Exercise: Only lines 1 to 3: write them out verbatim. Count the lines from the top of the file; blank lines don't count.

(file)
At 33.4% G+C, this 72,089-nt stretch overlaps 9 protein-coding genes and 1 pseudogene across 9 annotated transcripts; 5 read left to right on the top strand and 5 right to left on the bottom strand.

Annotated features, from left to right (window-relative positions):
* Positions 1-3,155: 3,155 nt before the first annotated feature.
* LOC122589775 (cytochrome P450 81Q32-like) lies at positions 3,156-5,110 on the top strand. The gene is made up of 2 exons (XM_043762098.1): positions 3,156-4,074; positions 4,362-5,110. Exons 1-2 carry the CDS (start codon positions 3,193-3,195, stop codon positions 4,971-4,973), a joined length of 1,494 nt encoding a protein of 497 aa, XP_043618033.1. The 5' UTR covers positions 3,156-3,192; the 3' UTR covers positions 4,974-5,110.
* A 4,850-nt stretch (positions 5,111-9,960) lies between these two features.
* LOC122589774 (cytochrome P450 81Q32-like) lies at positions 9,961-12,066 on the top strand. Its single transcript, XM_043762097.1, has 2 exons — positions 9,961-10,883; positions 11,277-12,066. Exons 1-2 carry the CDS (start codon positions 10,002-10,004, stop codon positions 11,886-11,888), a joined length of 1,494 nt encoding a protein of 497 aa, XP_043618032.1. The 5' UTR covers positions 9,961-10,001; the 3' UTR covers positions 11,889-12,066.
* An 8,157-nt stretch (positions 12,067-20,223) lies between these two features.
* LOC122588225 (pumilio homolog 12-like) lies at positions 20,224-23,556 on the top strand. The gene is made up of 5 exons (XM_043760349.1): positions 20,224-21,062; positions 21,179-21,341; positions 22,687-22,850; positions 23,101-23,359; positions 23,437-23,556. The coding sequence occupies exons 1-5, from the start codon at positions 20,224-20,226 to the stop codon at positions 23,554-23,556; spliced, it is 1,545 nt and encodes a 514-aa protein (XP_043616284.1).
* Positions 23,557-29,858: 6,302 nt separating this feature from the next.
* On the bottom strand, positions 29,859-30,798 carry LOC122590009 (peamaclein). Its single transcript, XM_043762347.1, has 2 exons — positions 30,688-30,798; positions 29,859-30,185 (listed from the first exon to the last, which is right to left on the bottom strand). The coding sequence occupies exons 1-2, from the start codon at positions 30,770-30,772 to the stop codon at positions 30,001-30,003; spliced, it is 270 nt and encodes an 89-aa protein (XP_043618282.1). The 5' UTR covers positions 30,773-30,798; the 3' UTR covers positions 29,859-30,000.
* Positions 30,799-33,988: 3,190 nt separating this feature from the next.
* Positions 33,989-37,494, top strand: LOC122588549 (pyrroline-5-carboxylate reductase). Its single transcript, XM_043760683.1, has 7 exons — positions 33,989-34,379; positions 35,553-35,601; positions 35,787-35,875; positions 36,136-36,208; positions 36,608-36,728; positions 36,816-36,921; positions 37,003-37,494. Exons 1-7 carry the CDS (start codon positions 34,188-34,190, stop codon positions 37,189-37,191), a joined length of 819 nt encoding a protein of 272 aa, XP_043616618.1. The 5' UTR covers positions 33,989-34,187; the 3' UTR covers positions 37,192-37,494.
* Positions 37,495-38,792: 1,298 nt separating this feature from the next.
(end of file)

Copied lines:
At 33.4% G+C, this 72,089-nt stretch overlaps 9 protein-coding genes and 1 pseudogene across 9 annotated transcripts; 5 read left to right on the top strand and 5 right to left on the bottom strand.

Annotated features, from left to right (window-relative positions):
* Positions 1-3,155: 3,155 nt before the first annotated feature.